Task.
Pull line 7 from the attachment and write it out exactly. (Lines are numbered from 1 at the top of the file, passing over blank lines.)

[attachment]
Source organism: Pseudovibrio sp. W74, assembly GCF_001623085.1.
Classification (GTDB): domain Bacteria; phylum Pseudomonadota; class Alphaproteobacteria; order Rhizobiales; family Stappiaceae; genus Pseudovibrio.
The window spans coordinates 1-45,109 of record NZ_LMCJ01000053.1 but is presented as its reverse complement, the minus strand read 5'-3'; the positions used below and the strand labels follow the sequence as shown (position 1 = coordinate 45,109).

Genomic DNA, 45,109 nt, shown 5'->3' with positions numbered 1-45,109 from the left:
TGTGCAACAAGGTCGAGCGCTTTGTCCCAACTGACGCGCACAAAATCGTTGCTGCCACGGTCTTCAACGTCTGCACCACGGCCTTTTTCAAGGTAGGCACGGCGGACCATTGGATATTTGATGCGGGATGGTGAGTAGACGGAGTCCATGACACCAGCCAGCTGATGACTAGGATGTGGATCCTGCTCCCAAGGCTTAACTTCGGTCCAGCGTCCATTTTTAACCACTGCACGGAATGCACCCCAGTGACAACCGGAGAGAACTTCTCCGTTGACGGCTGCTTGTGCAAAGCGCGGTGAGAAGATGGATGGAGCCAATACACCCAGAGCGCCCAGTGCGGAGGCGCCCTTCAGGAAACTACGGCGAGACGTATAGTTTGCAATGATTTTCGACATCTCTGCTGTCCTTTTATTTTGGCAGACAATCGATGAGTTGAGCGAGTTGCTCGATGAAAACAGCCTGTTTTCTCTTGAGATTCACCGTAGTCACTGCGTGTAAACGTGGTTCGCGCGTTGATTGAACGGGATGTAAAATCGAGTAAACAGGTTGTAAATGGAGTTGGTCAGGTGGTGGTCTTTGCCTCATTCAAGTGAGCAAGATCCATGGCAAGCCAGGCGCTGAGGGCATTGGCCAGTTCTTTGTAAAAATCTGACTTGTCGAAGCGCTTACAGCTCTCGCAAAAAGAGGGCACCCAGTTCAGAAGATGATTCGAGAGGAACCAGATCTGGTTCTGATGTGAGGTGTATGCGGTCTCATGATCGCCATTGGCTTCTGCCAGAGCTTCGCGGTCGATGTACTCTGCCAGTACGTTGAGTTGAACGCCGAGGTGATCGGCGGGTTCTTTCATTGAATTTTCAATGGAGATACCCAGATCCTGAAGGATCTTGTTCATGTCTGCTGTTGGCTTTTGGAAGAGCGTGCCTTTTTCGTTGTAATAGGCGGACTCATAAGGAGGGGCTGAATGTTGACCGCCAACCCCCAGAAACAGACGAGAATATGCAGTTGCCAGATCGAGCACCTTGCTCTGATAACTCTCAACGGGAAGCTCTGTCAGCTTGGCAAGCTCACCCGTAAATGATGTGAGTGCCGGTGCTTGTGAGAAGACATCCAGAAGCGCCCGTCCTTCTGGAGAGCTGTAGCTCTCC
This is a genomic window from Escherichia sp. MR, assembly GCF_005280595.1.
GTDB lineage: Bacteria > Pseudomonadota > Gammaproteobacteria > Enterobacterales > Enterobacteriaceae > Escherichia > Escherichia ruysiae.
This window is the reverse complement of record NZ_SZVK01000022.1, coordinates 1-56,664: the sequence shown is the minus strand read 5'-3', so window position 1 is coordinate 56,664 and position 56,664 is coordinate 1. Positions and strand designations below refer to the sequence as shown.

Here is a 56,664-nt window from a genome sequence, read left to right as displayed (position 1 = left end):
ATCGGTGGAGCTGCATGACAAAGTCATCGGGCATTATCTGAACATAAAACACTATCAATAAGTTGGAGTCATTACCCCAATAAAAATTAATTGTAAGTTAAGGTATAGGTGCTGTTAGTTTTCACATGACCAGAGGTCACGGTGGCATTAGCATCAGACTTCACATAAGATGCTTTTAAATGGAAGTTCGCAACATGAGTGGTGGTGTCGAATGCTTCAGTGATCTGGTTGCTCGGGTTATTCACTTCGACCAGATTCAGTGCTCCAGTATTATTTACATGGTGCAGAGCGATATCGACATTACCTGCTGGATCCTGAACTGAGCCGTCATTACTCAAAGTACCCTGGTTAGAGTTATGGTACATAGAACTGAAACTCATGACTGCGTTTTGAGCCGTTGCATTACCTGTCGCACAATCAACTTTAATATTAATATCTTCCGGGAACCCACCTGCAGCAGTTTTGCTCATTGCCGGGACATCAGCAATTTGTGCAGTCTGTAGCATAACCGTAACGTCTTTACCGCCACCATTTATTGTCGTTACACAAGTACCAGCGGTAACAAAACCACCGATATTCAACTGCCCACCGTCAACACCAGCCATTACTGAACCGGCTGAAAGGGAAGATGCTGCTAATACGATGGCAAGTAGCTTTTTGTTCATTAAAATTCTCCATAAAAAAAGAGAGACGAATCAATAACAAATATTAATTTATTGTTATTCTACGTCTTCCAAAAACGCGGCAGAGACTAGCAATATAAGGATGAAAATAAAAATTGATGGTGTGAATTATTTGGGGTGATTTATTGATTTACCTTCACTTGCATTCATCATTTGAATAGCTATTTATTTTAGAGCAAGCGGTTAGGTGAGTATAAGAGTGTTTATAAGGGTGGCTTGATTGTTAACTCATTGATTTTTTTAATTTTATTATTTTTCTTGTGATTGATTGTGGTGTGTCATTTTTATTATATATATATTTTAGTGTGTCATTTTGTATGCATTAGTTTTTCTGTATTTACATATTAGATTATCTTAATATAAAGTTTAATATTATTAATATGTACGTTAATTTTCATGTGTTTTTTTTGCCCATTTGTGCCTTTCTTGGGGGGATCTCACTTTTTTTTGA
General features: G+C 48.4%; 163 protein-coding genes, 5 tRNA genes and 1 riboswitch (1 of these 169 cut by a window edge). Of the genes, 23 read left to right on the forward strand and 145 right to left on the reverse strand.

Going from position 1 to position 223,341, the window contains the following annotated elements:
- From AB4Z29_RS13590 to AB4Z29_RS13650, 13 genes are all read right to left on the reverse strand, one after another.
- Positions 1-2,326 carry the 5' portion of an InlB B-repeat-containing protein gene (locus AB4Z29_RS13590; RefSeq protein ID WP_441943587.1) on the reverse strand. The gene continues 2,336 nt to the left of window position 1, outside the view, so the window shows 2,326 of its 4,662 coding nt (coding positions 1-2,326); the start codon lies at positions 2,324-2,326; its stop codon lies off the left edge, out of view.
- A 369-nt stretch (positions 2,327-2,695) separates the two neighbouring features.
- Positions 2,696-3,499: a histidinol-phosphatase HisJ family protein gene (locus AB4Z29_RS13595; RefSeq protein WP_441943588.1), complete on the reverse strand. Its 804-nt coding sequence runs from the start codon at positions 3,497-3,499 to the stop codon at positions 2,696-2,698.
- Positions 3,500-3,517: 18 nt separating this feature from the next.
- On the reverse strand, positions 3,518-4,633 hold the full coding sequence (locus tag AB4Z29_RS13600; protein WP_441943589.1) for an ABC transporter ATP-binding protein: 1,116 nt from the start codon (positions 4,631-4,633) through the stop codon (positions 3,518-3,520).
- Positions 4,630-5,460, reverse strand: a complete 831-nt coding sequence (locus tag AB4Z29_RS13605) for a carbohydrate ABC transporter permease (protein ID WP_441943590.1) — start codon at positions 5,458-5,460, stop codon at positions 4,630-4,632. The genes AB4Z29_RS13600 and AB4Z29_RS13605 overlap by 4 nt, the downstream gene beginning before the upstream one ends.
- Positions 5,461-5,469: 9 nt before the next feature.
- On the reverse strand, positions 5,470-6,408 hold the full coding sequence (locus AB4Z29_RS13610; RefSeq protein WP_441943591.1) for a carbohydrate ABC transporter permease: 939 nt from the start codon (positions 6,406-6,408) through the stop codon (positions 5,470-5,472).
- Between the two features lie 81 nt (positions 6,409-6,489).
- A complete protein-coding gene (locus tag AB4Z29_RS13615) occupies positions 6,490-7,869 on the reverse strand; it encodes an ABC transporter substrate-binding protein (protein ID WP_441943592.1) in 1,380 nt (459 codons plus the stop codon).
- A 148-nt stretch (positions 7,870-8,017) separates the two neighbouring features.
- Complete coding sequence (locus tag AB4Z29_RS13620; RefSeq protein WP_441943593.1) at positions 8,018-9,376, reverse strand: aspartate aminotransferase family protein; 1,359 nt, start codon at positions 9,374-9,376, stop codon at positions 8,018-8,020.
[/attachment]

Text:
GTDB lineage: Bacteria > Pseudomonadota > Gammaproteobacteria > Enterobacterales > Enterobacteriaceae > Escherichia > Escherichia ruysiae.